Nerve Plant (Fittonia verschaffeltii)

Nerve plant, commonly called fittonia, are a perfect medium care plant. They are very communicative and tell you exactly what they need! They require lots of moisture both in the air and for their soil.

How to keep your nerve plant alive and healthy - houseplant care guide #revivenursery.jpg

Common Name

Nerve plant, Silver net leaf, Fittona

Botanical Name

Fittonia verschaffeltii

(fi-TOW-nee-a ver-sha-FEL-tee-i)


Columbia and Peru




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Medium to high indirect SUNLIGHT.

Indirect sunlight is nonnegotiable. Under direct sunlight the nerve plants will easily scorch and burn.

Indirect sunlight simply means that the sunlight is filtered in some way. Whether through a shear curtain or just being pulled further away from where direct sunlight can be found. Most homes are comprised primarily of indirect sunlight. I have found they do best in a space that is constantly bright with no direct sun for the most amount of hours possible, usually at least 5-7.

A bright fluorescent light is also helpful when you have lower amounts of natural light available.



Very high: Water Roughly twice a week.

Typically, I never suggest sticking to a rigid watering schedule, however nerve plants are (kind of) the exception. There are so many factors in determining the proper watering requirements and every home is different. Nerve plants, though they require higher levels of moisture, bounce back very quickly when left neglected for too long. If your nerve plant dries out fully the entire plant will collapse or look as it it’s wilted. Simply soak the soil with water until it’s pouring out the bottom and it’ll perk back up within a few hours!

Root rot is your enemy here and can cripple your nerve plant fast! Be certain it is planted in a pot with a drainage hole. Add water when the top 1/2 - 1 inch is dry and water deeply. I still heavily recommend that you touch the soil before hand to make certain you are not overwatering and be sure that there is no water sitting around the base of the pot on in the tray underneath.

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humidity required.

Our homes typically range between 30% and 40% humidity and though fittonas will adapt to lower humidity levels it is ideal to increase the humidity to at least 60%, 70% is ideal. Adding humidity is not an exchange for watering appropriately, but an addition. Keep a careful eye on the balance, when the humidity is higher it is likely the soil will dry out a bit slower, but not nearly as slow as you might think. This is why feeling the soil is so important, it can trick you into thinking you don’t need to water when in reality you just might!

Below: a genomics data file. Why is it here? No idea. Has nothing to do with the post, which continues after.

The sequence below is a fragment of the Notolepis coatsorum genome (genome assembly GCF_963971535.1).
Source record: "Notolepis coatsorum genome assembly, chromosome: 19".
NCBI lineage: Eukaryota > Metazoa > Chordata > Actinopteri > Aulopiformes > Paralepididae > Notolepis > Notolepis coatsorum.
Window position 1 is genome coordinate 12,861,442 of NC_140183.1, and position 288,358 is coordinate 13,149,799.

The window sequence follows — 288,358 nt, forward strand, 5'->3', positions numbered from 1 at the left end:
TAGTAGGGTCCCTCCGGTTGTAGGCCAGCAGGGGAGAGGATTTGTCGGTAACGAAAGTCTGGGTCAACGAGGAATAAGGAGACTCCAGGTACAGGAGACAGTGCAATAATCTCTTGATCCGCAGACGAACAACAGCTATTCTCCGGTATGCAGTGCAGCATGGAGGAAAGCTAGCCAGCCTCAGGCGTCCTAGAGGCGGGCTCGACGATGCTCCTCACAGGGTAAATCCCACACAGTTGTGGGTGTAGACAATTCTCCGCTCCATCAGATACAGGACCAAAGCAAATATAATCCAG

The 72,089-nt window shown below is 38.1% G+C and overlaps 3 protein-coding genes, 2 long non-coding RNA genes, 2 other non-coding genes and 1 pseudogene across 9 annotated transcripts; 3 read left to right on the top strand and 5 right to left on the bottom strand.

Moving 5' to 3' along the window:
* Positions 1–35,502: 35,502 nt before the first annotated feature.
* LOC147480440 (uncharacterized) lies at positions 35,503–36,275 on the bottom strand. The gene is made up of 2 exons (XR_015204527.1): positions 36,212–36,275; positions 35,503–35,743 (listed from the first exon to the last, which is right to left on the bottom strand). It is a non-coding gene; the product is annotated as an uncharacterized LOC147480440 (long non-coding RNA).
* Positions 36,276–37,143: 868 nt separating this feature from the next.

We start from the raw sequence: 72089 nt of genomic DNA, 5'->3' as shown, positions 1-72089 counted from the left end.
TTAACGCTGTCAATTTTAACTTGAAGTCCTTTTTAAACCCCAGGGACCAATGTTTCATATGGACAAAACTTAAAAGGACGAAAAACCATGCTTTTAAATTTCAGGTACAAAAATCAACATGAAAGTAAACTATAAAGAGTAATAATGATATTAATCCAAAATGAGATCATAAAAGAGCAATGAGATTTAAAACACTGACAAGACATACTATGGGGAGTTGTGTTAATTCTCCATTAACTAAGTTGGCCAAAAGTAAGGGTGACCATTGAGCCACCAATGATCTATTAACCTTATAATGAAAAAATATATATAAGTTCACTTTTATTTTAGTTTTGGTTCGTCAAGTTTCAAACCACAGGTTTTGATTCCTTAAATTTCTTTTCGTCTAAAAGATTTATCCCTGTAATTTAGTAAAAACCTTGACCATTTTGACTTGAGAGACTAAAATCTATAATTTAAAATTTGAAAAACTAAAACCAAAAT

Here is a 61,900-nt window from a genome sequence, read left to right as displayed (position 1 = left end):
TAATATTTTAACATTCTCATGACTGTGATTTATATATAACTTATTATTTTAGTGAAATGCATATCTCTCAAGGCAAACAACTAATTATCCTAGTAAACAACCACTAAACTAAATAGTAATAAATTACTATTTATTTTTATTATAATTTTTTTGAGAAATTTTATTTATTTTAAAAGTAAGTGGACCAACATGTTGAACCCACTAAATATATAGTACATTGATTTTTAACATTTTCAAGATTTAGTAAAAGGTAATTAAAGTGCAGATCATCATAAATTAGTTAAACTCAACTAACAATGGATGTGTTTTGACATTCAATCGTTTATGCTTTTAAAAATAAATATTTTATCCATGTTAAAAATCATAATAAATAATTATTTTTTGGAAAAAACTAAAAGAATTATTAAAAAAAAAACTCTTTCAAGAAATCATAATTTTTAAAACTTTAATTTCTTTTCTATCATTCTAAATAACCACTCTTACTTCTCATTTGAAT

The best way to increase humidity is by either adding a humidifier near by or placing it in a terrarium, any glass enclosure will do. You can also group it together with other houseplants and this will create a green house effect and will help increase the humidity. Adding them to your bathroom will also help! However I never suggest taking them in and out of your bathroom. This back and forth can stress out your plant.


Soil + Pot

CONTAINER POTTING MIX IN A glazed ceramic or plastic POT.

Typically I recommend a clay or terra-cotta pot, again nerve plants are an exception. Planting your fittona in a glazed ceramic pot or plastic pot will help to retain that beloved moisture for longer! No matter what pot you choose a drainage hole is crucial to prevent root rot and soggy soil.

I have always used a simple, all-purpose potting soil mix and found great success with it.



Liquid concentrate at half strength

Fittonas are fast growers and would appreciate added nutrients from fertilizer. I always suggest using an all purpose, liquid concentrate formulated for potted houseplants. Use at 1/4 strength every other time you water during the spring and summer. Stop use all together in fall and winter.


Pests + Common Problems

YELLOWING fronds or brown tips

Too much water or poor drainage.

Slow or No Growth

During colder months this is to be expected as there is less sun to photosynthesize.

If this is not the case be certain it is getting adequate sunlight and water.

White cottony masses

These are mealy bugs. Mealy bugs are extremely difficult to get rid of. Isolate the plant, hand remove as many as possible and use a sharp spray of water to try and get rid of more. Be careful not to damage the leaves as they are more delicate. You can also prune back any especially infested leaves. I suggest opting for a houseplant insecticide (THIS ONE is my favorite and botanically based!) to remove the infestation. Follow package directions.